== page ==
What is Wheat Intolerance or in this case Gluten Intolerance?
Wheat intolerance or rather Gluten intolerance – otherwise known as celiac disease also spelt as coeliac disease outside of north America – effects around one in a thousand people usually diagnosed between 30 and 45 but can affect babies and elderly people as well. Generally symptoms will include weight loss (to be expected if the problem is affecting the ability of the intestine to work work properly) vomiting and Diarrhea (spelt diarrhoea in the UK) a longer list of celiac disease symptoms is available here
Although Celiac disease and other wheat intolerance issues tend to run in families it is inherited through the genes rather than it being contagious in nature.
Coeliac disease can be easily diagnosed by a gastroenterologist (a specialist on issues in the stomach, kidneys, gall bladder, panaceas and intestine etc.) He or she will carry out a simple intestinal biopsy to remove a very small sample from the intestine tissue. This involves a flexible endoscope or TV camera being passed through the mouth into the stomach and upper intestine so that the lining can be inspected and a biopsy taken.
I personally have had three endoscope procedures to clear gallstones trapped in the common bile duct and insert plastic tubing “stents” to increase the size of the duct. Although it sounds horrible in reality it is done under sedation and is completely painless — twice I was not even aware of the procedure was still happening. (The third time I was under a full general aesthetic so I was completely unconscious the whole time. The surgeons wanted to do other work at the same time.)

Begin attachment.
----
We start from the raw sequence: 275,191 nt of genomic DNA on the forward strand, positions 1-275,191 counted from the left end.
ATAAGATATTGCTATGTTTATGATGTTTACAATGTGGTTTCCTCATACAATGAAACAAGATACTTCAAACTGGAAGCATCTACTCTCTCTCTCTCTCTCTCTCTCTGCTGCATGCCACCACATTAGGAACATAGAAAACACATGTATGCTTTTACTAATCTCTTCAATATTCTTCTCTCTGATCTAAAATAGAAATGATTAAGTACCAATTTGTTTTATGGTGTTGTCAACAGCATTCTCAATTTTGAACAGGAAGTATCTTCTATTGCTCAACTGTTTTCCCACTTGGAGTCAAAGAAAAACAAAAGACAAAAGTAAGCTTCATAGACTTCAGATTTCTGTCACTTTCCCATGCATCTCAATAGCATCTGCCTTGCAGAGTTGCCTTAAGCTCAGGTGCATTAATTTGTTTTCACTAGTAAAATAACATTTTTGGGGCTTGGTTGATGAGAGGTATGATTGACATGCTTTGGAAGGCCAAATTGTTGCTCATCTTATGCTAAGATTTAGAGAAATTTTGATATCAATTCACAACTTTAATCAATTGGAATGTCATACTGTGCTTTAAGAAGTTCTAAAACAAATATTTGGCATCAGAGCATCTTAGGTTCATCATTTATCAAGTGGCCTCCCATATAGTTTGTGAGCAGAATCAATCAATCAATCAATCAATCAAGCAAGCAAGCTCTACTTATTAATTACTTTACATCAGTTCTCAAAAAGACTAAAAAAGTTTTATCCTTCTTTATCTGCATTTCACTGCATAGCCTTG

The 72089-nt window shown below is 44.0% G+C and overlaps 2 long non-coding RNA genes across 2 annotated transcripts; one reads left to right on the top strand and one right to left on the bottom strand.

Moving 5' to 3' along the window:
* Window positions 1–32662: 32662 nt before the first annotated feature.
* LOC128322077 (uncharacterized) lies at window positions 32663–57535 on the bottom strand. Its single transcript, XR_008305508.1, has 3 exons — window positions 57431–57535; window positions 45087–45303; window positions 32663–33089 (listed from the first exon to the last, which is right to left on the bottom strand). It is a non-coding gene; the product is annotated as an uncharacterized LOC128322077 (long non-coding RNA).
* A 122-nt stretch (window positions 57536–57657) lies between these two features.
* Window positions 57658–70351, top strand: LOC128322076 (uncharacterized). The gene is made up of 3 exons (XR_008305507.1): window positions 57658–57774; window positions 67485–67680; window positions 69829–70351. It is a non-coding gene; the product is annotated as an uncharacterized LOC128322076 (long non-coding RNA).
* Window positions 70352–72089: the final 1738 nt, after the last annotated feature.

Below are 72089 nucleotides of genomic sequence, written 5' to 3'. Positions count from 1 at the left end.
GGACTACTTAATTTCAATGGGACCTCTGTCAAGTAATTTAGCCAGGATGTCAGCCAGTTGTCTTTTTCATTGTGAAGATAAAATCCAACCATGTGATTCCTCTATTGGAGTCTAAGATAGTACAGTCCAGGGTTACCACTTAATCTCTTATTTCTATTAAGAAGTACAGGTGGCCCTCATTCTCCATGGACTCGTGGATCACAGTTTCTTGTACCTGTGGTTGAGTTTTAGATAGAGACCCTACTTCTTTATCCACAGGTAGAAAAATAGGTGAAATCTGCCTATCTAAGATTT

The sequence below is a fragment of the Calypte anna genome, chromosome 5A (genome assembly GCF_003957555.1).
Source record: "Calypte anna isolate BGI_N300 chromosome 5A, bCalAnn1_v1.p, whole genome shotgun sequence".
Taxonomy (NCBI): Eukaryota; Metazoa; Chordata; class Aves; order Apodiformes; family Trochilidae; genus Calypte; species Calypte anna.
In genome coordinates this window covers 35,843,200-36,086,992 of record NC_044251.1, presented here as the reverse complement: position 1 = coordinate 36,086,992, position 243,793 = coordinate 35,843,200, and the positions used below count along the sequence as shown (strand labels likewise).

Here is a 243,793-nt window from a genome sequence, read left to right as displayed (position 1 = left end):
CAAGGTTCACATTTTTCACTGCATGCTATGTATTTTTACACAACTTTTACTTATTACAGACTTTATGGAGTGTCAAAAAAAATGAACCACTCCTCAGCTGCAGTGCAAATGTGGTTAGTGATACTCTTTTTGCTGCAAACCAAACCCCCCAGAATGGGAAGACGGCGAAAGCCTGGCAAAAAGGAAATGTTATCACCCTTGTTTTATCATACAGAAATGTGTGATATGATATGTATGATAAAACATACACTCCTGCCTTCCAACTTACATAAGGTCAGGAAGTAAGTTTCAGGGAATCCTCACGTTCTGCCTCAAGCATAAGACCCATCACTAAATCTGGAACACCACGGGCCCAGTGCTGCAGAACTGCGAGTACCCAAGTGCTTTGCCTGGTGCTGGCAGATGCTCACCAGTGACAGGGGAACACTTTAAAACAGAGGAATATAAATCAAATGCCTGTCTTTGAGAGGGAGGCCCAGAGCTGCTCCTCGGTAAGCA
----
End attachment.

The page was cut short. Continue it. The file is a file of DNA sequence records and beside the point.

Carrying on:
The only realistic treatment available for people effected by Celiac disease or other wheat intolerance problems is a totally gluten-free diet.
What is wheat intolerance?
Although the reasons why people suffer from wheat intolerance are not entirely understood some experts believe it occurs when the person is unable to manufacture enough of the enzymes the body needs for the proper digestion of wheat.
However, Isabel Skypala, head of dietetics at London’s Royal Brompton Hospital, believes getting a proper diagnosis for wheat intolerance can be quite difficult.
“Some people find foods such as pasta and bread hard to digest. This is because pasta absorbs water, so it swells in the body and causes discomfort. Also it is fashionable to blame intolerance on wheat. People forget that other foods such as dairy which are spread on bread or sprinkled on pasta could be the offending culprit.” Isabel Skypala, Head of Dietetics at London’s Royal Brompton Hospital UK
Isabel went on to explain that one of the few ways of ensuring a proper diagnosis for wheat intolerance is by by a long term observation as a inpatient. This means the patient can be given wheat in different forms under very strict conditions (even whilst patient is blindfolded to they cannot know what they are eating). It is then necessary to wait for around three days or so whilst monitoring for any reactions by the body to confirm wheat intolerance or not. A food elimination program can then be started to look for other food allergies or food intolerances which may exist. Remember what we said earlier most people with a wheat intolerance problem will have a range of other food intolerance or food allergy issues as well.
Wheat intolerance and celiac disease
This page on wheat intolerance and Celiac disease is associated with our page setting out the three main wheat related problems with our health. That page is on the subject of wheat allergy and wheat intolerance and should be read in association with celiac disease page.